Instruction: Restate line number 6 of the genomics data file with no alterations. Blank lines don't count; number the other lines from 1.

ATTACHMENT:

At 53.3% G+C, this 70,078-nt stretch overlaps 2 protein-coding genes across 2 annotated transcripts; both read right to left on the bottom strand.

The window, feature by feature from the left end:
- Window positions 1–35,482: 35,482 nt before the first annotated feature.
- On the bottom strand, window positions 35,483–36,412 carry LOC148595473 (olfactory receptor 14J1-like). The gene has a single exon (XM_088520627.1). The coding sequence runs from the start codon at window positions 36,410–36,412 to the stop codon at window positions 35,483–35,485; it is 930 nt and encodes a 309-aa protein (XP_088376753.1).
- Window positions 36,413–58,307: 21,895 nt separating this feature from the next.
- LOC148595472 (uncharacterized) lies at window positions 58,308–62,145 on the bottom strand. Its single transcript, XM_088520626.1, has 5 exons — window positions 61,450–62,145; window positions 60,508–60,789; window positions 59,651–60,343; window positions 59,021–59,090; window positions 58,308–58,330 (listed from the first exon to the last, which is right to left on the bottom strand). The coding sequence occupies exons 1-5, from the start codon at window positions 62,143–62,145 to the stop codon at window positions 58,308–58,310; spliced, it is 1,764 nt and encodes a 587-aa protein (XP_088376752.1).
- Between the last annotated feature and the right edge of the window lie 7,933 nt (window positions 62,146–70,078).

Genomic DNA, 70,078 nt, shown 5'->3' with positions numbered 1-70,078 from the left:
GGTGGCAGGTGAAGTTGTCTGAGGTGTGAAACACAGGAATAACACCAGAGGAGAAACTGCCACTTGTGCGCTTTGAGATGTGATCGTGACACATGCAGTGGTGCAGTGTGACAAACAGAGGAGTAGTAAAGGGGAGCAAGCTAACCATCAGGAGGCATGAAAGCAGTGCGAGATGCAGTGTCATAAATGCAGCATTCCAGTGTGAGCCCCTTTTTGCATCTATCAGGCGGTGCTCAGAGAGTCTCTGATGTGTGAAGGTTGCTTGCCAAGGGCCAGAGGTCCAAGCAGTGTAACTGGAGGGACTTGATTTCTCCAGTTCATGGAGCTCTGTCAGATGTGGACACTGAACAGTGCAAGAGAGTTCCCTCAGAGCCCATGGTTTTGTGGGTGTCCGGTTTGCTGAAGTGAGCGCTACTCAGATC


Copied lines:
- LOC148595472 (uncharacterized) lies at window positions 58,308–62,145 on the bottom strand. Its single transcript, XM_088520626.1, has 5 exons — window positions 61,450–62,145; window positions 60,508–60,789; window positions 59,651–60,343; window positions 59,021–59,090; window positions 58,308–58,330 (listed from the first exon to the last, which is right to left on the bottom strand). The coding sequence occupies exons 1-5, from the start codon at window positions 62,143–62,145 to the stop codon at window positions 58,308–58,310; spliced, it is 1,764 nt and encodes a 587-aa protein (XP_088376752.1).